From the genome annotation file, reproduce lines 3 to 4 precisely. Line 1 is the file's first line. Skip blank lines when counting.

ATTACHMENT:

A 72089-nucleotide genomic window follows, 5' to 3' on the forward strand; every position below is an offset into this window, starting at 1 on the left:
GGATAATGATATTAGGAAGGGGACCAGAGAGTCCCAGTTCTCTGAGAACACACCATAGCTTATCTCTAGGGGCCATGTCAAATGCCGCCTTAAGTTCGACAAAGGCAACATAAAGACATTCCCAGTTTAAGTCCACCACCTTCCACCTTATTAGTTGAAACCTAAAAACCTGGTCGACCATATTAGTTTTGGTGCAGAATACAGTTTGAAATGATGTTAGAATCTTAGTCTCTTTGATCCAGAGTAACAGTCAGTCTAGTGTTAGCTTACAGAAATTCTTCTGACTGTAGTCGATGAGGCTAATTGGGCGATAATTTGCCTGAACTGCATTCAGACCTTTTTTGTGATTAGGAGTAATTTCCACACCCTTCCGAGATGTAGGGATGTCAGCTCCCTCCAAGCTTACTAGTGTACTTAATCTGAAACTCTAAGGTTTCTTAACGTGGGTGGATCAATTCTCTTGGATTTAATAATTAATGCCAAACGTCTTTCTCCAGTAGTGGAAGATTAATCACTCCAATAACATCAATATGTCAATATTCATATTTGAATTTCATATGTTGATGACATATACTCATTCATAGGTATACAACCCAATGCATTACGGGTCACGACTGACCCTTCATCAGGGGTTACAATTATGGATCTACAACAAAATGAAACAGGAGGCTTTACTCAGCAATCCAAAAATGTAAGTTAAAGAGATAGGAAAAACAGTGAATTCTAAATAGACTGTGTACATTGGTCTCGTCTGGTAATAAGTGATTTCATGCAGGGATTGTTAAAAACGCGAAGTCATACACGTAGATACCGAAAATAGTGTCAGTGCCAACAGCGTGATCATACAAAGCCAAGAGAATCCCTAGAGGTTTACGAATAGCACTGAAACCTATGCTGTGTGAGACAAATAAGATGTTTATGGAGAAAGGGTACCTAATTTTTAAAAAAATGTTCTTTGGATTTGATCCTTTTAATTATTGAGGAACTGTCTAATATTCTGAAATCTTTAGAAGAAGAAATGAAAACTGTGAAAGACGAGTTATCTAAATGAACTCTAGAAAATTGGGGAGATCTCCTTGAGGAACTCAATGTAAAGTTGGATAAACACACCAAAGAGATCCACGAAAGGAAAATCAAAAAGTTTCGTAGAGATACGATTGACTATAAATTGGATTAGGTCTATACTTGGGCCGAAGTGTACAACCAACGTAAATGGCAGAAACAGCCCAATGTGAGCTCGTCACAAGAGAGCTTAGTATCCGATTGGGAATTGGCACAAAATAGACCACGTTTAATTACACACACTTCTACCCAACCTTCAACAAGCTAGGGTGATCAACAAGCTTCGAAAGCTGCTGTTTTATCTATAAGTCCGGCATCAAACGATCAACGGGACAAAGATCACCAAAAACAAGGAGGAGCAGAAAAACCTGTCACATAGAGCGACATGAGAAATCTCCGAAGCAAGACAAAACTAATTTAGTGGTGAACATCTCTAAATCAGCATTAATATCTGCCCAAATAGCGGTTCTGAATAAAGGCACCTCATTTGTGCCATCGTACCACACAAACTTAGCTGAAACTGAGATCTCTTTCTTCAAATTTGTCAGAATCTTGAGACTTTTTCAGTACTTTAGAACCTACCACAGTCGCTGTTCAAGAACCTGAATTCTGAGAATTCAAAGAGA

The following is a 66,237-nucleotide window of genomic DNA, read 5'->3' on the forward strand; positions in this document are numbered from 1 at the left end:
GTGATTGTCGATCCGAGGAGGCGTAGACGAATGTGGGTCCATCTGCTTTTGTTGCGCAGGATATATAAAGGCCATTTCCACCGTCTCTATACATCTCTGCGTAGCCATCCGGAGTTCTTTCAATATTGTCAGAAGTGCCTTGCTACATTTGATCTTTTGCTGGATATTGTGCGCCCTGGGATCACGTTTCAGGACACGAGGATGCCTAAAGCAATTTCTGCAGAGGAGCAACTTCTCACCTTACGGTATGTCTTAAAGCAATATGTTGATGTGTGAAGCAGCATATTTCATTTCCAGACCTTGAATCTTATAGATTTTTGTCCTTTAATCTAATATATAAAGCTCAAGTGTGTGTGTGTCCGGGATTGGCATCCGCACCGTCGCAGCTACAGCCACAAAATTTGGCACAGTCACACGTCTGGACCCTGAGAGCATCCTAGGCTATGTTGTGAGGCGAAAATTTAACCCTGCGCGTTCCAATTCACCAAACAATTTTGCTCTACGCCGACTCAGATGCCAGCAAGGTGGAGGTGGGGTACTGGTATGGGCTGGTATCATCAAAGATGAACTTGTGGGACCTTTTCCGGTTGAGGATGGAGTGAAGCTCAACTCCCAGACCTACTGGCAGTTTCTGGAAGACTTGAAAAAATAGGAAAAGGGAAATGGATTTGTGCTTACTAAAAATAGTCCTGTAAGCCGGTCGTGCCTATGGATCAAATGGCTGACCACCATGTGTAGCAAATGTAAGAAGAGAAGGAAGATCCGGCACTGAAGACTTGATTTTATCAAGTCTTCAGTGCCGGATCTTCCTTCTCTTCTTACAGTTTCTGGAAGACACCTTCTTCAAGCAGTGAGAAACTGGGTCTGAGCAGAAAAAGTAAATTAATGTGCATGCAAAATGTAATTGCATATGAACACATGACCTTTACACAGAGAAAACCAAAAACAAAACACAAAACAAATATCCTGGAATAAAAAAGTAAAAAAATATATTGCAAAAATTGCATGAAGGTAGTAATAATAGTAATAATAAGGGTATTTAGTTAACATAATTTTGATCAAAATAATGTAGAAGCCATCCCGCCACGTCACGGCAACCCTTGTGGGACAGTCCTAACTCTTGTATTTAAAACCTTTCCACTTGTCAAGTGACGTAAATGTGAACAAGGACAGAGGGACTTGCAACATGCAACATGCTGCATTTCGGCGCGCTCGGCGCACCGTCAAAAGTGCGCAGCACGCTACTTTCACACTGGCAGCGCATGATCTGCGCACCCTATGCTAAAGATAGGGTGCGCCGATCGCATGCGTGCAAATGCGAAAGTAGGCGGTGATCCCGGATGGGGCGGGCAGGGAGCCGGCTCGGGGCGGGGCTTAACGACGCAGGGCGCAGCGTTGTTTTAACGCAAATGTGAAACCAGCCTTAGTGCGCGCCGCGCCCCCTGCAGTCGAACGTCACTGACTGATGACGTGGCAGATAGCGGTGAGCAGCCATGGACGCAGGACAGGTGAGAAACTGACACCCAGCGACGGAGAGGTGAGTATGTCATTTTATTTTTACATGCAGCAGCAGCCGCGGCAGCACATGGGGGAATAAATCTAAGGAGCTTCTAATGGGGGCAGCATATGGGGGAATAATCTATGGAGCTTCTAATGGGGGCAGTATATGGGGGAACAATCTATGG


The following is a 66,237-nucleotide window of genomic DNA, read 5'->3' on the forward strand; positions in this document are numbered from 1 at the left end:
GTGATTGTCGATCCGAGGAGGCGTAGACGAATGTGGGTCCATCTGCTTTTGTTGCGCAGGATATATAAAGGCCATTTCCACCGTCTCTATACATCTCTGCGTAGCCATCCGGAGTTCTTTCAATATTGTCAGAAGTGCCTTGCTACATTTGATCTTTTGCTGGATATTGTGCGCCCTGGGATCACGTTTCAGGACACGAGGATGCCTAAAGCAATTTCTGCAGAGGAGCAACTTCTCACCTTACGGTATGTCTTAAAGCAATATGTTGATGTGTGAAGCAGCATATTTCATTTCCAGACCTTGAATCTTATAGATTTTTGTCCTTTAATCTAATATATAAAGCTCAAGTGTGTGTGTGTCCGGGATTGGCATCCGCACCGTCGCAGCTACAGCCACAAAATTTGGCACAGTCACACGTCTGGACCCTGAGAGCATCCTAGGCTATGTTGTGAGGCGAAAATTTAACCCTGCGCGTTCCAATTCACCAAACAATTTTGCTCTACGCCGACTCAGATGCCAGCAAGGTGGAGGTGGGGTACTGGTATGGGCTGGTATCATCAAAGATGAACTTGTGGGACCTTTTCCGGTTGAGGATGGAGTGAAGCTCAACTCCCAGACCTACTGGCAGTTTCTGGAAGACTTGAAAAAATAGGAAAAGGGAAATGGATTTGTGCTTACTAAAAATAGTCCTGTAAGCCGGTCGTGCCTATGGATCAAATGGCTGACCACCATGTGTAGCAAATGTAAGAAGAGAAGGAAGATCCGGCACTGAAGACTTGATTTTATCAAGTCTTCAGTGCCGGATCTTCCTTCTCTTCTTACAGTTTCTGGAAGACACCTTCTTCAAGCAGTGAGAAACTGGGTCTGAGCAGAAAAAGTAAATTAATGTGCATGCAAAATGTAATTGCATATGAACACATGACCTTTACACAGAGAAAACCAAAAACAAAACACAAAACAAATATCCTGGAATAAAAAAGTAAAAAAATATATTGCAAAAATTGCATGAAGGTAGTAATAATAGTAATAATAAGGGTATTTAGTTAACATAATTTTGATCAAAATAATGTAGAAGCCATCCCGCCACGTCACGGCAACCCTTGTGGGACAGTCCTAACTCTTGTATTTAAAACCTTTCCACTTGTCAAGTGACGTAAATGTGAACAAGGACAGAGGGACTTGCAACATGCAACATGCTGCATTTCGGCGCGCTCGGCGCACCGTCAAAAGTGCGCAGCACGCTACTTTCACACTGGCAGCGCATGATCTGCGCACCCTATGCTAAAGATAGGGTGCGCCGATCGCATGCGTGCAAATGCGAAAGTAGGCGGTGATCCCGGATGGGGCGGGCAGGGAGCCGGCTCGGGGCGGGGCTTAACGACGCAGGGCGCAGCGTTGTTTTAACGCAAATGTGAAACCAGCCTTAGTGCGCGCCGCGCCCCCTGCAGTCGAACGTCACTGACTGATGACGTGGCAGATAGCGGTGAGCAGCCATGGACGCAGGACAGGTGAGAAACTGACACCCAGCGACGGAGAGGTGAGTATGTCATTTTATTTTTACATGCAGCAGCAGCCGCGGCAGCACATGGGGGAATAAATCTAAGGAGCTTCTAATGGGGGCAGCATATGGGGGAATAATCTATGGAGCTTCTAATGGGGGCAGTATATGGGGGAACAATCTATGG